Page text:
The origin of the story of the Walbrook having been navigable to the Olde Barge appears to have been William Maitland, in his History and Survey of London:-
The author of a PhD thesis reasons that the Walbrook may only have been navigable as far as Cloak Lane, as also shown in the map above, and described as follows:-
From:- this thesis :-
“…Zone A carries the estuarine stretch of the Walbrook. The bed of the river flattens slightly south of Cannon Street and this trend continues through to the Thames. As HWST was 1.50m OD at the beginning of the Roman period and the riverbed was at 0.30m OD, the Walbrook would have been tidal through the whole of this stretch and into the southern half of the Bloomberg Development. However, HWST fell to 0.00m OD by the middle of the 1st C and remained at this lower level until the 4th C. Under these conditions, the Walbrook would have been tidal only as far as Cloak Lane to the south of Cannon Street…”
But this very detailed and technical thesis also concludes that in fact the Walbrook was only of service to vessels for about 50 yards from the Thames.
In The London Encyclopaedia, Christopher Hibbert insists that the Walbrook was never navigable. Anywhere. Full stop.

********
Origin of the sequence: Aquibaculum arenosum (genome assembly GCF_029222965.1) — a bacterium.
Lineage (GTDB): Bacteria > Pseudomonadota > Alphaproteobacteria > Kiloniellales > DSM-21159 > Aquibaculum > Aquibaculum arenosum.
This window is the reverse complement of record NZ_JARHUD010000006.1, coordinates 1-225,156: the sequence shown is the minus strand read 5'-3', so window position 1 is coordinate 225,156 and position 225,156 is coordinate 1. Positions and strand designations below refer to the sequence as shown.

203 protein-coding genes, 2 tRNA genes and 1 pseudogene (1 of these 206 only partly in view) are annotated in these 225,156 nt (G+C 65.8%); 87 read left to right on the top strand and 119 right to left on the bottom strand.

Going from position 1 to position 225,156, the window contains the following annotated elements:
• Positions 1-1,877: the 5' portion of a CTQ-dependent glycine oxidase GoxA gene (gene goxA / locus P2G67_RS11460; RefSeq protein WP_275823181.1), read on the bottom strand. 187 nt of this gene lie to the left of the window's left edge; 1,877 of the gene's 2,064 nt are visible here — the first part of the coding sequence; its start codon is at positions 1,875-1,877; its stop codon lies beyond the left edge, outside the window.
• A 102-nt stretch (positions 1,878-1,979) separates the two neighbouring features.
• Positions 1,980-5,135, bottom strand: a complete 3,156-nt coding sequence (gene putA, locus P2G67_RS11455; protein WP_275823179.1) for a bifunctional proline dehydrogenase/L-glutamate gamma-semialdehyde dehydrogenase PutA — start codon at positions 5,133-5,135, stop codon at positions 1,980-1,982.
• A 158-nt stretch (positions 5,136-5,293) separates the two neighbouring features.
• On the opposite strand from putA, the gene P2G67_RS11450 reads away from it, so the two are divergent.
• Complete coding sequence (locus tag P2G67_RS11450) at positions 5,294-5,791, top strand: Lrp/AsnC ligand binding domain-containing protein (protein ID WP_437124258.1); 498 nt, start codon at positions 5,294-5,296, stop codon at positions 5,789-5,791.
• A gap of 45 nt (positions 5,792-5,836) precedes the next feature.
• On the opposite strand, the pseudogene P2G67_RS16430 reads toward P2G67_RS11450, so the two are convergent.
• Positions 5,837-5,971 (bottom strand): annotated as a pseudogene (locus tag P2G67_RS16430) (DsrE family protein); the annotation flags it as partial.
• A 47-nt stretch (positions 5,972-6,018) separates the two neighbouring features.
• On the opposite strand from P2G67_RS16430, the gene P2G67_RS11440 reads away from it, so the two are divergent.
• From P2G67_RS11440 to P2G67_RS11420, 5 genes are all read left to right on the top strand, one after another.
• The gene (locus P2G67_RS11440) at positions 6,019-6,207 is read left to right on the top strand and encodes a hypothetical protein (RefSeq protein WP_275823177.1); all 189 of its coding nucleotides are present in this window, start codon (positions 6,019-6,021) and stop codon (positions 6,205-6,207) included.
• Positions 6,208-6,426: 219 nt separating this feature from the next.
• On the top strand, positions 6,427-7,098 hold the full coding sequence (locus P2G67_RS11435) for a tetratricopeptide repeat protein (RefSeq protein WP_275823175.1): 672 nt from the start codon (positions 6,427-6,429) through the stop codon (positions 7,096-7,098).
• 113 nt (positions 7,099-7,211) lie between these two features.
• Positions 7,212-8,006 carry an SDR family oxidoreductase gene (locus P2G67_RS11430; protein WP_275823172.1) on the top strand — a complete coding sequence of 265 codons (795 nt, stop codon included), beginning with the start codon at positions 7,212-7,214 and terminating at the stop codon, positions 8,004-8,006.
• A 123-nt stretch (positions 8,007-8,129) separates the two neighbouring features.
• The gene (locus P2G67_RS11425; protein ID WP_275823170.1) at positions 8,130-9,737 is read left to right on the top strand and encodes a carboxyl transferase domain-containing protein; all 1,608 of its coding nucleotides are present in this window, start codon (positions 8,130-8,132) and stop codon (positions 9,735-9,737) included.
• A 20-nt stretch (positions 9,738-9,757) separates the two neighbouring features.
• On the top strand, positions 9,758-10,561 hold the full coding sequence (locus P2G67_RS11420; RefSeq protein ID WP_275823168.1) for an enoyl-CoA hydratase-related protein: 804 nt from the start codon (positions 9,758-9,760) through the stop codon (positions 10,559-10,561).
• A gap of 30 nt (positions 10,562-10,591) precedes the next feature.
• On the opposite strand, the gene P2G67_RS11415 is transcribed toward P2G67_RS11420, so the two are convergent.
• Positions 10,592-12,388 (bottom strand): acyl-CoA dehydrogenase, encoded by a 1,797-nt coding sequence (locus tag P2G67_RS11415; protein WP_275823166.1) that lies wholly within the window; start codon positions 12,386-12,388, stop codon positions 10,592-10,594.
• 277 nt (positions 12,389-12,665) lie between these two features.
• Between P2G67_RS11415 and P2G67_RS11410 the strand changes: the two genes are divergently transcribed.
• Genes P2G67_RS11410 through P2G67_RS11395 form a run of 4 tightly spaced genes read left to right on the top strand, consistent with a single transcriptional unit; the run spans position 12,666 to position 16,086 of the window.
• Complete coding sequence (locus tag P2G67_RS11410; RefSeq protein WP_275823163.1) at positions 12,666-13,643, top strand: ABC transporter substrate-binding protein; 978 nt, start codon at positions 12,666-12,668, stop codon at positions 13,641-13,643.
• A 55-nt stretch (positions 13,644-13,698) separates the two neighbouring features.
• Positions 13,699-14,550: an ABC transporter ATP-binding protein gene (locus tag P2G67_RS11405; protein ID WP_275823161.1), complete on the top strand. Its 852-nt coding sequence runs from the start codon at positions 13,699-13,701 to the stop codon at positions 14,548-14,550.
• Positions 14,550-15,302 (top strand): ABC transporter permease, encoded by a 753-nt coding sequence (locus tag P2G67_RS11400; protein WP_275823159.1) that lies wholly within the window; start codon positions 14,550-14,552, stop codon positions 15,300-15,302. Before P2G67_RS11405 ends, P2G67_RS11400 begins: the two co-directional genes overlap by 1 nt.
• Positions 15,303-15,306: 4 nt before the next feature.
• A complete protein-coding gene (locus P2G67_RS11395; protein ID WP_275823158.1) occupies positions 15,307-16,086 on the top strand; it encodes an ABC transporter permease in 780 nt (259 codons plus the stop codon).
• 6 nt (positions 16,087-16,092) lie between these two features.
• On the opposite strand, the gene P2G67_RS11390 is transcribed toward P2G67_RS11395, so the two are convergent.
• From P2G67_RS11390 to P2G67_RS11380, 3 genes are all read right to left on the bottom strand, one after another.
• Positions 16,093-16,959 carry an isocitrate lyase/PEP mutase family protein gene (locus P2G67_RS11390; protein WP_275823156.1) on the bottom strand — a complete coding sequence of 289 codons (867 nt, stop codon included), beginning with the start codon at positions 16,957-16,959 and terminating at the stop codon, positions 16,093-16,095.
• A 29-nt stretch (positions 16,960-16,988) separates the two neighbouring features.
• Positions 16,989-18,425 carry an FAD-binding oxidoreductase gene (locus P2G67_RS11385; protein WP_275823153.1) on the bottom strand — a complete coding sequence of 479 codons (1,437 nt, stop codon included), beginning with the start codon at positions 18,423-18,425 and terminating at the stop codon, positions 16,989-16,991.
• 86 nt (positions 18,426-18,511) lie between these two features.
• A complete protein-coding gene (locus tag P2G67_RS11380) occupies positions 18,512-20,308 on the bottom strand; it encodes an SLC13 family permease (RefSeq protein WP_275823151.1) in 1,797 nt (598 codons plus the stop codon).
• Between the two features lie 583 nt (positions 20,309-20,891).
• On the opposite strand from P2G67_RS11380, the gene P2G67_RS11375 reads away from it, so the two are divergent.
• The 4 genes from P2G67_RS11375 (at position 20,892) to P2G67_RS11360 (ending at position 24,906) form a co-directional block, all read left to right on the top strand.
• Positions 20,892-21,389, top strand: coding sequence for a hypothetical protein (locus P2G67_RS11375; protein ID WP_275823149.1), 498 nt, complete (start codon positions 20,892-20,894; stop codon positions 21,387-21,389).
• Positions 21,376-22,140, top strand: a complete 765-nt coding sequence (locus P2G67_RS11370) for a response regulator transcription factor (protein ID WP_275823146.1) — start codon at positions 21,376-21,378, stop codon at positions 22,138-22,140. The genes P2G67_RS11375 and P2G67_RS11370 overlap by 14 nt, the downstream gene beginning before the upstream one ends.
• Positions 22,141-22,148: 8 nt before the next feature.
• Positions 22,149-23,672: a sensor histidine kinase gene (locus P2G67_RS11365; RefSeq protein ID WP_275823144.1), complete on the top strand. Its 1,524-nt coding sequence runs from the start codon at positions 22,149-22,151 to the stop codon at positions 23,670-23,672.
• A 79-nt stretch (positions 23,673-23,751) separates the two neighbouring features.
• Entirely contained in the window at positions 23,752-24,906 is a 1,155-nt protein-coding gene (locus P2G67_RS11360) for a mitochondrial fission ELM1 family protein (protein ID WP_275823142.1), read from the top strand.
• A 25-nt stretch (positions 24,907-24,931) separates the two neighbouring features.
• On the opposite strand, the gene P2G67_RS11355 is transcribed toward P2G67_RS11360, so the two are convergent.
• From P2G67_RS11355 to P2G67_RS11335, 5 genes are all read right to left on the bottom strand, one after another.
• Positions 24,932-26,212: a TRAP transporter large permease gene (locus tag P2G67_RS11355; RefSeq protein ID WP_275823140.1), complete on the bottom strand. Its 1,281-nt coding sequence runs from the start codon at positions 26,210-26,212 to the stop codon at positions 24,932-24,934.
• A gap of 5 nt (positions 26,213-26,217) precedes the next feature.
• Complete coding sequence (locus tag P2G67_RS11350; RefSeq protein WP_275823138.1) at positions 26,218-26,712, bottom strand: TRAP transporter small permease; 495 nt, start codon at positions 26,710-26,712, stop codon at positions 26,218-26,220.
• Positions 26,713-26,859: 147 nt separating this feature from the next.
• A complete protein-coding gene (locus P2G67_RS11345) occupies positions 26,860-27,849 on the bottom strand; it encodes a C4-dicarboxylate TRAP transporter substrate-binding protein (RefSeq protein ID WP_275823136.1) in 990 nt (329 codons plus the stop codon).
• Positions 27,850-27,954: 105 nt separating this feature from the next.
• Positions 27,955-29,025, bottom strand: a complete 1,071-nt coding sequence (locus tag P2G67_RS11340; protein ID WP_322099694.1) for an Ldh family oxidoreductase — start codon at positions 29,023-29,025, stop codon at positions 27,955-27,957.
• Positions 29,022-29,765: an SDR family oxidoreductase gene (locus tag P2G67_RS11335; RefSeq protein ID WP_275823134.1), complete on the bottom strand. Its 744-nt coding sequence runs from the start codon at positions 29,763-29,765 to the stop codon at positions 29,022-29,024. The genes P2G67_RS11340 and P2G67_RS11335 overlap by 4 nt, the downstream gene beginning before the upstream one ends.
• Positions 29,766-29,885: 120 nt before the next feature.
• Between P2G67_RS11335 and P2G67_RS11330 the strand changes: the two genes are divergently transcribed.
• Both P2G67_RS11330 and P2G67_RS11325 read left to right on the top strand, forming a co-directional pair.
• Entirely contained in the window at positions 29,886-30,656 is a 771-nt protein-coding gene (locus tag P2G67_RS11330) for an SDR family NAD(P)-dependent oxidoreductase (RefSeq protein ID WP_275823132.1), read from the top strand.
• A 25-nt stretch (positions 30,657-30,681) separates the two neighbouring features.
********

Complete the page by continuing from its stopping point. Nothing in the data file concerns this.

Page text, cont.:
Someone has to be wrong. And yet, is the very name of More’s home an indication of its original situation? After all, why call something the Old Barge Inn if it had nothing whatsoever to do with barges? So, in Chaucer’s time, might the Walbrook indeed have been navigable to this point at Bucklersbury? As Maitland would appear to have believed?
Another disputed point about the Walbrook’s course is whether or not it formed a meander immediately north of the Chaucer residence in (Upper) Thames Street. This is because in 1873, F.J. Furnivall discovered an important document that had a bearing on Chaucer’s property. It was a quitclaim deed, dated 19th June 1381, in which [one] Geoffrey Chaucer named himself as the son of John Chaucer, vintner of London, and released his interest in a tenement once owned by his father, located in Thames Street in the City of London.
Thames Street is still a very long street, now divided into two portions, Upper and Lower, and so it is necessary to define this building’s whereabouts more accurately. The above deed, which was written in Latin, was printed in Life-Records of Chaucer, published by the Chaucer Society in 1900, and again in the Crow-Olsen Chaucer Life-Records, and describes the location of the tenement as follows:-